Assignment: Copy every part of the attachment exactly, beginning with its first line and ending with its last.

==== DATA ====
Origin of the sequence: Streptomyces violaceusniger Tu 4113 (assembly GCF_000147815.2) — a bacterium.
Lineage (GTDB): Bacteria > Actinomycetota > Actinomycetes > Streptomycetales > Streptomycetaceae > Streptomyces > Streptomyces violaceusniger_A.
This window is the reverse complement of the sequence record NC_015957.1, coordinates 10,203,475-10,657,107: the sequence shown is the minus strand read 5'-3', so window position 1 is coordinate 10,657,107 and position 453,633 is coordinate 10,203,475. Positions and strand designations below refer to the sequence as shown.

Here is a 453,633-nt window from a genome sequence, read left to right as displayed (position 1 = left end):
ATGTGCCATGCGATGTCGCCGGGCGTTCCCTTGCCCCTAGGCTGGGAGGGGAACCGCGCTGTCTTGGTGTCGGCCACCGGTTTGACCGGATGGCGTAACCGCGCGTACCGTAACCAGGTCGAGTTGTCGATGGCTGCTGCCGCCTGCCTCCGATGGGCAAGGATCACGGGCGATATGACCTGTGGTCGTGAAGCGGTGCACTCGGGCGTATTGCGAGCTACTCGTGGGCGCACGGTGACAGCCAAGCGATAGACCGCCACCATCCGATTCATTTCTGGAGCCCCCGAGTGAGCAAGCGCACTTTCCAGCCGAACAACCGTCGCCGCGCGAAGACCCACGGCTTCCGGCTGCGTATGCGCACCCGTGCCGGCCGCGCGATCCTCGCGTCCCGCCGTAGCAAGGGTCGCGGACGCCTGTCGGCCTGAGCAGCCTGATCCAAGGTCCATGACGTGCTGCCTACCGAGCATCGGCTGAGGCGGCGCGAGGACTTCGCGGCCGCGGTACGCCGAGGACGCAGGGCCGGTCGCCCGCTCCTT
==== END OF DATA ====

Origin of the sequence: Streptomyces violaceusniger Tu 4113 (assembly GCF_000147815.2) — a bacterium.
Lineage (GTDB): Bacteria > Actinomycetota > Actinomycetes > Streptomycetales > Streptomycetaceae > Streptomyces > Streptomyces violaceusniger_A.
This window is the reverse complement of the sequence record NC_015957.1, coordinates 10,203,475-10,657,107: the sequence shown is the minus strand read 5'-3', so window position 1 is coordinate 10,657,107 and position 453,633 is coordinate 10,203,475. Positions and strand designations below refer to the sequence as shown.

Here is a 453,633-nt window from a genome sequence, read left to right as displayed (position 1 = left end):
ATGTGCCATGCGATGTCGCCGGGCGTTCCCTTGCCCCTAGGCTGGGAGGGGAACCGCGCTGTCTTGGTGTCGGCCACCGGTTTGACCGGATGGCGTAACCGCGCGTACCGTAACCAGGTCGAGTTGTCGATGGCTGCTGCCGCCTGCCTCCGATGGGCAAGGATCACGGGCGATATGACCTGTGGTCGTGAAGCGGTGCACTCGGGCGTATTGCGAGCTACTCGTGGGCGCACGGTGACAGCCAAGCGATAGACCGCCACCATCCGATTCATTTCTGGAGCCCCCGAGTGAGCAAGCGCACTTTCCAGCCGAACAACCGTCGCCGCGCGAAGACCCACGGCTTCCGGCTGCGTATGCGCACCCGTGCCGGCCGCGCGATCCTCGCGTCCCGCCGTAGCAAGGGTCGCGGACGCCTGTCGGCCTGAGCAGCCTGATCCAAGGTCCATGACGTGCTGCCTACCGAGCATCGGCTGAGGCGGCGCGAGGACTTCGCGGCCGCGGTACGCCGAGGACGCAGGGCCGGTCGCCCGCTCCTT